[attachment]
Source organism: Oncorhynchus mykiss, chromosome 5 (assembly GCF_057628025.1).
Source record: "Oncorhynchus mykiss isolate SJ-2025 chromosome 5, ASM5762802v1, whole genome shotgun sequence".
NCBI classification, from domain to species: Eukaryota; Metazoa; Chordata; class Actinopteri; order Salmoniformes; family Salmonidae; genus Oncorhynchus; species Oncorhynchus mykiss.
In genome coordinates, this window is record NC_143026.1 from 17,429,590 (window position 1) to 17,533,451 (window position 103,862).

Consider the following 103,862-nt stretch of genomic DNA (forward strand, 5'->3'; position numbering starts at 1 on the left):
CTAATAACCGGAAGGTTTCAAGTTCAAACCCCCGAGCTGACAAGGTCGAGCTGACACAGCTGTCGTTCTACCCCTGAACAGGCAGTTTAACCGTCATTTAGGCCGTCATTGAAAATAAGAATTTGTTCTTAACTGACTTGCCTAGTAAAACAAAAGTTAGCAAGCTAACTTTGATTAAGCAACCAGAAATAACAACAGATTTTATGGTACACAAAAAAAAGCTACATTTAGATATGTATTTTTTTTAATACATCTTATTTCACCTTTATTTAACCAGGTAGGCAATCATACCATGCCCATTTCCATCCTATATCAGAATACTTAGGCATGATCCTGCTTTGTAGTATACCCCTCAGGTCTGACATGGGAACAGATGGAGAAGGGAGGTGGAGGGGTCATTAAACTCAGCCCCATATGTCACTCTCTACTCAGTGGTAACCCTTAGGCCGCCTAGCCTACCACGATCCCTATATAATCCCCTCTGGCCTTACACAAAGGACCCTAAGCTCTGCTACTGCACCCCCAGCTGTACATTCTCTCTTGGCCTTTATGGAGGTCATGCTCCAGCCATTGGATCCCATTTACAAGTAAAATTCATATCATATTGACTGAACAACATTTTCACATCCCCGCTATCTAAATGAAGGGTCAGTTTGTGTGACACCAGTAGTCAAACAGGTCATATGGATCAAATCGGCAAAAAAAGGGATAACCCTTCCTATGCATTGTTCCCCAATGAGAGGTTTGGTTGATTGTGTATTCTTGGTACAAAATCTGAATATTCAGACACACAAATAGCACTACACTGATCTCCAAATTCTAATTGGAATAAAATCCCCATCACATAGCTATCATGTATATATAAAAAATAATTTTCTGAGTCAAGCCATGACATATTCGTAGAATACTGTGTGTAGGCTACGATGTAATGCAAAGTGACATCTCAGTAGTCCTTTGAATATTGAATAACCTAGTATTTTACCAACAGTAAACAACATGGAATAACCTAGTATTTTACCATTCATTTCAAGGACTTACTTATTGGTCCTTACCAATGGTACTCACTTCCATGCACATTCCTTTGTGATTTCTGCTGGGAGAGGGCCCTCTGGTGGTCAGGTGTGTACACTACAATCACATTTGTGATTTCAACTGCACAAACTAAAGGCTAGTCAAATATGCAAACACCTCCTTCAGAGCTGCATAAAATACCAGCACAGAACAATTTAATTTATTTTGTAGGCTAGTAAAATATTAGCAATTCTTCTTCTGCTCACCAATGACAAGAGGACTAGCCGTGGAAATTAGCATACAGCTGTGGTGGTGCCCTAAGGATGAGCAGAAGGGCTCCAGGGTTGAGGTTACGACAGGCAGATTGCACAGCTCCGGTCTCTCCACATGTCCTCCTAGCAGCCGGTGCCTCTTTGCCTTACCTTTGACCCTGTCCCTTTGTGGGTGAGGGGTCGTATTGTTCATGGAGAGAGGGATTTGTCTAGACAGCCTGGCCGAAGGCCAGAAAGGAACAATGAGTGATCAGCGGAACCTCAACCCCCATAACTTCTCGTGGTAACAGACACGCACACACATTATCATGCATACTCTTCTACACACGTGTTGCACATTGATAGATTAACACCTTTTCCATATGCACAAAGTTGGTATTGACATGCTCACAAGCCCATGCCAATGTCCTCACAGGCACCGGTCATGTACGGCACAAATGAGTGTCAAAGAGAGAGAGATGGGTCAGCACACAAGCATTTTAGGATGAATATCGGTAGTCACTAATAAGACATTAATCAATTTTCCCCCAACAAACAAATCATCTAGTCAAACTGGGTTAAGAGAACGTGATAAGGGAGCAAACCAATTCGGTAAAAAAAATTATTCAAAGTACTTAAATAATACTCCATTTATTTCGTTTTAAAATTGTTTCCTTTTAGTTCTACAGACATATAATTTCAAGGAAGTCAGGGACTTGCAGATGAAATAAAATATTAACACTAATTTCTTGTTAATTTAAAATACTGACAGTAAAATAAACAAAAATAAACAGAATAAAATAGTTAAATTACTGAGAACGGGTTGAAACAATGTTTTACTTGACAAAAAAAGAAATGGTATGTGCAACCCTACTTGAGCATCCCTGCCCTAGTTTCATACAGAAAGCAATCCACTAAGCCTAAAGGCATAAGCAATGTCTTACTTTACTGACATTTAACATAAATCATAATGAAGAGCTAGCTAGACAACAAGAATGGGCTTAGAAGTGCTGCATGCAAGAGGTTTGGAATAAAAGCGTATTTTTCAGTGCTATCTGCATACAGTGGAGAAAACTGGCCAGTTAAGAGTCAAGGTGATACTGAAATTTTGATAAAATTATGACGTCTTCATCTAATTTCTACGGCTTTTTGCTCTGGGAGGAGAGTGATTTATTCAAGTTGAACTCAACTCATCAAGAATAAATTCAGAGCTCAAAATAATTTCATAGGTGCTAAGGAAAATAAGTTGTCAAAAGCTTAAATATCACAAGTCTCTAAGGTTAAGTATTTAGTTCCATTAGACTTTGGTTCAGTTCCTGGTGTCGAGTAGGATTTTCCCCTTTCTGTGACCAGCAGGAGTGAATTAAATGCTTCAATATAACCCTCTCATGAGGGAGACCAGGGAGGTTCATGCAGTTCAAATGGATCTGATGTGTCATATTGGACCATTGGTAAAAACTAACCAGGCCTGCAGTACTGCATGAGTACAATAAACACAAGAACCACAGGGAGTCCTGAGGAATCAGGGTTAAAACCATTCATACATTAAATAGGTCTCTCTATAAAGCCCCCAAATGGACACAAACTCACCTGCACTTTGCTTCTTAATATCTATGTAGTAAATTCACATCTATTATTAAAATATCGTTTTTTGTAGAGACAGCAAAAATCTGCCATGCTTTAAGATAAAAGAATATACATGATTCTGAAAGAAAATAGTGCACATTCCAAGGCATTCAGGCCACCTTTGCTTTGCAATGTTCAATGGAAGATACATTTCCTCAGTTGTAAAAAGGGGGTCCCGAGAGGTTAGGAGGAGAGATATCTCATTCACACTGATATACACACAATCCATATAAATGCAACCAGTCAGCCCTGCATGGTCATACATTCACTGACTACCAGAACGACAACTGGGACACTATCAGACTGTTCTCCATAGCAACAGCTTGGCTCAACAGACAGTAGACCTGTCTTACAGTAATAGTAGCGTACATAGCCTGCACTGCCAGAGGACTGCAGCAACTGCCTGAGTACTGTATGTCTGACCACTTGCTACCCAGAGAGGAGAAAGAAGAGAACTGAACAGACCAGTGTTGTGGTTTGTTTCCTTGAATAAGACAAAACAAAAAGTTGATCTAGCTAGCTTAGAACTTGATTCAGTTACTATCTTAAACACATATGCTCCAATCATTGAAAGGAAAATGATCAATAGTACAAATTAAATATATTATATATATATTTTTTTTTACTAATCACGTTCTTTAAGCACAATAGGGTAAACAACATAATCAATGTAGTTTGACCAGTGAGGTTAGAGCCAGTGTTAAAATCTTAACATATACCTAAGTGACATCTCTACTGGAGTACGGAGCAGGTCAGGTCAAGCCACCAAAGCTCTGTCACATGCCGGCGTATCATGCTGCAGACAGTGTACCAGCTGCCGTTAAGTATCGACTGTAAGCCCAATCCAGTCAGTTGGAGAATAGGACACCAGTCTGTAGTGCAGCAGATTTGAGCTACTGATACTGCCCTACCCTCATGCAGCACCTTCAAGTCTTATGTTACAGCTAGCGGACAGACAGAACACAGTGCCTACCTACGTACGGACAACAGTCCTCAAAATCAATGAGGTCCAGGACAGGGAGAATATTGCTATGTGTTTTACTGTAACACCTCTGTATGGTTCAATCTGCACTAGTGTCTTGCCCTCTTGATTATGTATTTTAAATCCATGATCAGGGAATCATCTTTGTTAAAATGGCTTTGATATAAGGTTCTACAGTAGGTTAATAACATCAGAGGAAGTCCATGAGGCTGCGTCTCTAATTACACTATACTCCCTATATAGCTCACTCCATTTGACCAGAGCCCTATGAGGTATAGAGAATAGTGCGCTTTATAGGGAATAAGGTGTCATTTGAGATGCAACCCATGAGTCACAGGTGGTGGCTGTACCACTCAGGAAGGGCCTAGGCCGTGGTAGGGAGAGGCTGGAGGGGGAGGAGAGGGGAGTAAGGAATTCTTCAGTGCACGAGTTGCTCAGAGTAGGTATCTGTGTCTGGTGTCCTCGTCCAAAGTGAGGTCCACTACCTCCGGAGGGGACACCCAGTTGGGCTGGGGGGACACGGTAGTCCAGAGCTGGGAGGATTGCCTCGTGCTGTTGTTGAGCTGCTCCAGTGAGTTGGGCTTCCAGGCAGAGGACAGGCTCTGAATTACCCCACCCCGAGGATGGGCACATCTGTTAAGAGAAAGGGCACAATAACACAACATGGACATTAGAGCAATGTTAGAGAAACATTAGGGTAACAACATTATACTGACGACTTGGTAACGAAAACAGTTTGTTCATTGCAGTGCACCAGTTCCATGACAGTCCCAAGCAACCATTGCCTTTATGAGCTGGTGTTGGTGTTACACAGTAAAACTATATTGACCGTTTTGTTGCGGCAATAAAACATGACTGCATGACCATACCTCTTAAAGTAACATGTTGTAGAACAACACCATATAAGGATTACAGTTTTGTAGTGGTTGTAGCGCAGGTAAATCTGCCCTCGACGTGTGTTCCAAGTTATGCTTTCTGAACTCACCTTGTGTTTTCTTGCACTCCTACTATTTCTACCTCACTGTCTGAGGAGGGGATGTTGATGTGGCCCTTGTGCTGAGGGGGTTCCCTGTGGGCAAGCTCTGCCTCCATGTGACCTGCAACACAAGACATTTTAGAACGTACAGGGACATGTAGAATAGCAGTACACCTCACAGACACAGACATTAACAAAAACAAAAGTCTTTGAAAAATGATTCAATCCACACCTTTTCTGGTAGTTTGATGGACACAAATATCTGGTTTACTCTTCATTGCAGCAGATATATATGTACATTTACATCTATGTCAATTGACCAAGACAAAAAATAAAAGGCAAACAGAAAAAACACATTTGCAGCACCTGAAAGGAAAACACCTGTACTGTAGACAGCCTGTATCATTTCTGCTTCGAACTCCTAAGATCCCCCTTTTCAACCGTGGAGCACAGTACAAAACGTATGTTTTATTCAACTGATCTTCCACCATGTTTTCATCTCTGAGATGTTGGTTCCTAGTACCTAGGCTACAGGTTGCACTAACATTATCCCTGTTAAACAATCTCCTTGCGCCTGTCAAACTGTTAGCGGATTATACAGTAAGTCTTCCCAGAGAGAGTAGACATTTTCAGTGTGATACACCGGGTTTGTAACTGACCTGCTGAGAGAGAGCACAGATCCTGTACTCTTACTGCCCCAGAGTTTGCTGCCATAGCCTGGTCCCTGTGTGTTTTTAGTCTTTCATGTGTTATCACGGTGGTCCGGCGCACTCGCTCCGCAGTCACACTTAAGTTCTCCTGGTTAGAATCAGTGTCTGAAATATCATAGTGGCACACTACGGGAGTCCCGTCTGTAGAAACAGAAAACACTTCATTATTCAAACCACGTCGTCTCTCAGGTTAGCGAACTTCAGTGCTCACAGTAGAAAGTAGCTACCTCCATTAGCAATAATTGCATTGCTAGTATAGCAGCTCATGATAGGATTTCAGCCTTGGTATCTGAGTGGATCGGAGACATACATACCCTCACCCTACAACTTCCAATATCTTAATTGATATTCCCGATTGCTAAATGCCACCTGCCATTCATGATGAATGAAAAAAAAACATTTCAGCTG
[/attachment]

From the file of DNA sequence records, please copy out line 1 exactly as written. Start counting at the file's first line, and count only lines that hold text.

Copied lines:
Source organism: Oncorhynchus mykiss, chromosome 5 (assembly GCF_057628025.1).